News headlines for “Climate Change and Global Warming”, page 7

  1. Mixed Signals as Guyana Develops its Green Economy Strategy

    Tuesday, August 21, 2018

    GEORGETOWN, Aug 21 (IPS) - Guyana is forging ahead with plans to exploit vast offshore reserves of oil and gas, even while speaking eloquently of its leadership in transitioning to a green economy at a recent political party congress addressed by the country's president.

  2. New Relationship Evolves Between Society and Energy in Brazil

    Tuesday, August 21, 2018

    SOUSA, Brazil, Aug 21 (IPS) - "We want to make history," agreed the teachers at the Chiquinho Cartaxo Comprehensive Technical Citizen School. They are the first to teach adolescents about generating power from bad weather in the semi-arid Northeast region of Brazil.

  3. Poverty-Stricken Communities in Ghana are Restoring Once-Barren Land

    Monday, August 20, 2018

    GARU and TEMPANE, Ghana, Aug 20 (IPS) - In the scorching Upper East Region of Ghana, the dry seasons are long and for kilometres around there is nothing but barren, dry earth. Here, in some areas, it is not uncommon for half the female population to migrate to the country's south in search of work, often taking their young children with them.

  4. Outcry over Use of Water for Electricity Generation in Mexico

    Saturday, August 18, 2018

    MEXICO CITY, Aug 18 (IPS) - One of the fears of the people of the Sierra Huasteca mountains in the state of San Luis Potosi in northeast Mexico is the construction of combined cycle power plants, which would threaten the availability of water.

  5. SLIDESHOW: Planet Earth, The Only Home We Have

    Friday, August 17, 2018

    ROME, Aug 17 (IPS) - Climate change is on us. Parts of the planet are burning up. Heatwaves across the northern hemisphere have dried vegetation and withered crops. Forests are ablaze in North America, Europe and Asia – even as far north as the Arctic Circle. The polar ice caps are melting and sea levels are rising. Massive storms and floods have devastated communities. Deserts continue relentlessly to encroach. And the extraordinarily hot spells this summer followed on from the extraordinarily cold spells of last winter. In 2018, extreme weather is the order of the day.

  6. Let Food Be Thy Medicine

    Tuesday, August 14, 2018

    BRAZZAVILLE, Congo, Aug 14 (IPS) - Adelheid Onyango is Adviser for Nutrition at the World Health Organization's Regional Office for Africa and Bibi Giyose is Senior Nutrition and Food Systems officer, and Special Advisor to the CEO of the New Partnership for Africa's Development (NEPAD).

    When faced with a crisis, our natural reaction is to deal with its immediate threats. Ateka* came to the make-shift clinic with profuse diarrhoea: they diagnosed cholera. The urgent concern in the midst of that humanitarian crisis was to treat the infection and send her home as quickly as possible. But she came back to the treatment centre a few days later – not for cholera, but because she was suffering from severe acute malnutrition. Doctors had saved her life but not restored her health. And there were others too, who like Ateka eventually succumbed to severe malnutrition.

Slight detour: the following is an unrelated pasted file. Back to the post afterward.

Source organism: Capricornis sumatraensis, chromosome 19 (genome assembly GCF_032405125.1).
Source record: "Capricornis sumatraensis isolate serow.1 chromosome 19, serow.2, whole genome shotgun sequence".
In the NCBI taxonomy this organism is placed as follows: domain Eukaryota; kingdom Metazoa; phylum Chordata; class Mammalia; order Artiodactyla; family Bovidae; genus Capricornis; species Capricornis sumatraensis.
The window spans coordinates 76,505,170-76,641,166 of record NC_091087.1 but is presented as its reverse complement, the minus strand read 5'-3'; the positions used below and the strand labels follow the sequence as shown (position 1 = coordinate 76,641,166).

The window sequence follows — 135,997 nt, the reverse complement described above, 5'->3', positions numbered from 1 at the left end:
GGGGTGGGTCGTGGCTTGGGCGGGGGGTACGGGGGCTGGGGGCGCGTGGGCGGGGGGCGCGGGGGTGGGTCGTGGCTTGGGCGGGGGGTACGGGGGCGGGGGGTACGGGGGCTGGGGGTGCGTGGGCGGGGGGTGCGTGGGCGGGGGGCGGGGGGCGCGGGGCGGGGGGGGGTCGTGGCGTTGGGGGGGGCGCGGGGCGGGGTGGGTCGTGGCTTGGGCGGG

7. When Salt Water Intrusion is Not Just a Threat But a Reality for Guyanese Farmers

    Tuesday, August 14, 2018

    PORT-OF-SPAIN, Aug 14 (IPS) - Mikesh Ram would watch his rice crops begin to rot during the dry season in Guyana, because salt water from the nearby Atlantic Ocean was displacing freshwater from the Mahaica River he and other farmers used to flood their rice paddies.

  8. Scientists Warn of the Imminent Depletion of Groundwater in Chile's Atacama Desert

    Tuesday, August 14, 2018

    OVALLE, Chile, Aug 14 (IPS) - Eighteen national science prize-winners in Chile have called for a halt to the over-extraction of water in the four regions over which the Atacama Desert spreads in the north of the country, a problem that threatens the future of 1.5 million people.

  9. New Agreement with China: Opportunity to Save Mozambique's Forests

    Thursday, August 09, 2018

    LONDON, Aug 09 (IPS) - Duncan Macqueen is a principal researcher on forests at the International Institute for Environment and Development (IIED).*

    Mozambique's forests are disappearing at an alarming rate, with most of the destruction caused by excessive logging, corruption and weak laws.

  10. Indigenous Peoples Least Responsible for the Climate Crisis

    Thursday, August 09, 2018

    UNITED NATIONS, Aug 09 (IPS) - This article is part of a series of stories and op-eds initiated by IPS on the occasion of the International Day of the World's Indigenous Peoples, on August 9.

    Indigenous peoples, who comprise less than five percent of the world's population, have the world's smallest carbon footprint, and are the least responsible for our climate crisis. Yet because their livelihoods and wellbeing are intimately bound with intact ecosystems, indigenous peoples disproportionately face the brunt of climate changewhich is fast becoming a leading driver of human displacement.

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